• New SCAI Statement on Recommendations for Safe Use of PFO Closure Technologies

    March 25, 2019

    A newly released expert consensus statement provides recommendations for the safe and effective dissemination of newly approved patent foramen ovale (PFO) closure technologies. The document, developed by the Society for Cardiovascular Angiography and Interventions (SCAI) and affirmed by the American Academy of Neurology (AAN), was published online in SCAI’s official journal, Catheterization and Cardiovascular Interventions.

    Nearly 25 percent of the general population may have a PFO, which is an opening between the top left and right chambers of the heart. Closure of the PFO is one strategy in mitigating the risk of recurrent stroke in PFO patients who have experienced a cryptogenic stroke. Stroke is the fifth most common cause of death and the leading cause of preventable disability in the United States.

    “Completion of the randomized trials demonstrating the superiority of PFO closure and medical therapy over medical therapy alone for appropriately selected patients with cryptogenic stroke and a PFO was a landmark achievement that has resolved decades of uncertainty,” said Eric Horlick, MD, FSCAI, chair of the paper’s writing group.

    The writing group makes specific recommendations in the paper for operator competencies and training, facility infrastructure, multidisciplinary collaboration, and quality assessment measures. “The appropriate use of PFO closure has the potential to change the natural history of a potentially devastating disease process. SCAI and AAN representatives collaborated to help cardiologists and neurologists provide the highest standard of care,” Dr. Horlick stated.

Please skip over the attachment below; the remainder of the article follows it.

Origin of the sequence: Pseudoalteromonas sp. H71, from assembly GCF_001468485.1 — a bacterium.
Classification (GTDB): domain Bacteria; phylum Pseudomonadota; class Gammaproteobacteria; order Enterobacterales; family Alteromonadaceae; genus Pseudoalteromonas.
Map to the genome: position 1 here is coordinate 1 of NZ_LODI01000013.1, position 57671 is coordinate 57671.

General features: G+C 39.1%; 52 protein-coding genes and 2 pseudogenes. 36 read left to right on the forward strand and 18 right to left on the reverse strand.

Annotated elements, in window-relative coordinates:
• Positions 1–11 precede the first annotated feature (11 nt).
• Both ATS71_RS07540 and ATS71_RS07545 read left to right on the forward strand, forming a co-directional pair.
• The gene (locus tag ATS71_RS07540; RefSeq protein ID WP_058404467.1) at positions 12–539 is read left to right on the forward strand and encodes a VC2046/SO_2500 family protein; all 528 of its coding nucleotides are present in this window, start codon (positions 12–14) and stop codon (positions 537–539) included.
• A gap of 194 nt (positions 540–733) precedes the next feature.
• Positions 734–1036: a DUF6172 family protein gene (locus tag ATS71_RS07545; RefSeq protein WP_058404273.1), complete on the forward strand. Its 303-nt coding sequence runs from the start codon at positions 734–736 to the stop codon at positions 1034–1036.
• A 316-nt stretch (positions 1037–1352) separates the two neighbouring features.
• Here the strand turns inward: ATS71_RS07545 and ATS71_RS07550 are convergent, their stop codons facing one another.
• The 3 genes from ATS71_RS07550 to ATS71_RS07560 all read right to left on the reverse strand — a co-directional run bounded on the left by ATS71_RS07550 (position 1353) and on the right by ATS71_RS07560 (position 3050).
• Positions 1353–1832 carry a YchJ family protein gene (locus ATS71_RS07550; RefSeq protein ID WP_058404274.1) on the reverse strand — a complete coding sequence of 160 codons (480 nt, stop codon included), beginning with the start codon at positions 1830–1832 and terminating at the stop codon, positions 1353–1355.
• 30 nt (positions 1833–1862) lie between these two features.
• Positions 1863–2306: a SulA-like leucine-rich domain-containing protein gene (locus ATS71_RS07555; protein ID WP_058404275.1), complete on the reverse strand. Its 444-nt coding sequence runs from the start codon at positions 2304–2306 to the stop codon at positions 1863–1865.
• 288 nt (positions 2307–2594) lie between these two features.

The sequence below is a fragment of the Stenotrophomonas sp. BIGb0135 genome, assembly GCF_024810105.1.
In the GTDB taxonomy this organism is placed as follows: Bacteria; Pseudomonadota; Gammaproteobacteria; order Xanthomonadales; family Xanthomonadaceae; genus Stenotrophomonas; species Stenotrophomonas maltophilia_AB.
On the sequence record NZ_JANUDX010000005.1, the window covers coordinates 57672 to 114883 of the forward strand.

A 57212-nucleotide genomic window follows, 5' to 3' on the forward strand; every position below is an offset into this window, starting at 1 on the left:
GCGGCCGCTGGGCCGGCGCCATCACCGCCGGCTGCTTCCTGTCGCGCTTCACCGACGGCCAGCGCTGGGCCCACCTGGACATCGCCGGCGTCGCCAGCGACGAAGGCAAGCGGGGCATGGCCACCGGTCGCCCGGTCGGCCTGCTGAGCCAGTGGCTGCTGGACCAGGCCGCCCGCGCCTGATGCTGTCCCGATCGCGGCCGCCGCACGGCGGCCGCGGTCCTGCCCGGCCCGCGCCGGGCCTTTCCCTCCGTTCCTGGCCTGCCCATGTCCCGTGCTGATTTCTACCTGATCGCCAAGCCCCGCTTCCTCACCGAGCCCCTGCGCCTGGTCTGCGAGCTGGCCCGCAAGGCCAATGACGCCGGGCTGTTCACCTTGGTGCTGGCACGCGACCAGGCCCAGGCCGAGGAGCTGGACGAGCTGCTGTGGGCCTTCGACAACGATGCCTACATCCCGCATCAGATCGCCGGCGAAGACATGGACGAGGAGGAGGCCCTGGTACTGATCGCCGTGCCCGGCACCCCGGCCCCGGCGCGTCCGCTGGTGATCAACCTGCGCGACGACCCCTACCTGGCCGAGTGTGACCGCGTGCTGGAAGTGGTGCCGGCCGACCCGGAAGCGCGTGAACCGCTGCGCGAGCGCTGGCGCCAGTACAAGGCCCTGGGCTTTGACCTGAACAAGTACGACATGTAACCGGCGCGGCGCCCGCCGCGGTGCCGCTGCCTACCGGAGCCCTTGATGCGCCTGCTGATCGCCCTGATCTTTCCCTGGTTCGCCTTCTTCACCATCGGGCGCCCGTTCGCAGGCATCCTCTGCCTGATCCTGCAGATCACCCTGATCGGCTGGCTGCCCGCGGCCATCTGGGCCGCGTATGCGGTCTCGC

“SCAI can now confidently offer evidenced-based recommendations for the treatment of these patients, who are seeking answers to guide their therapeutic decision making after a potentially catastrophic event. I am very proud of the work produced by our dedicated and highly experienced SCAI writing group, including representatives from the AAN. The resulting document is pragmatic and aims to inform and assist clinicians and institutions in maintaining an evidenced-based, patient-centered approach to the care of this patient population with a focus on quality and safety.,” he continued.

    The U.S. Food & Drug Administration recently approved two percutaneous PFO occluder devices. Prior to approval, closure devices had only been available off-label through a humanitarian device exemption, and in randomized clinical trials. Now approved, the devices are widely available.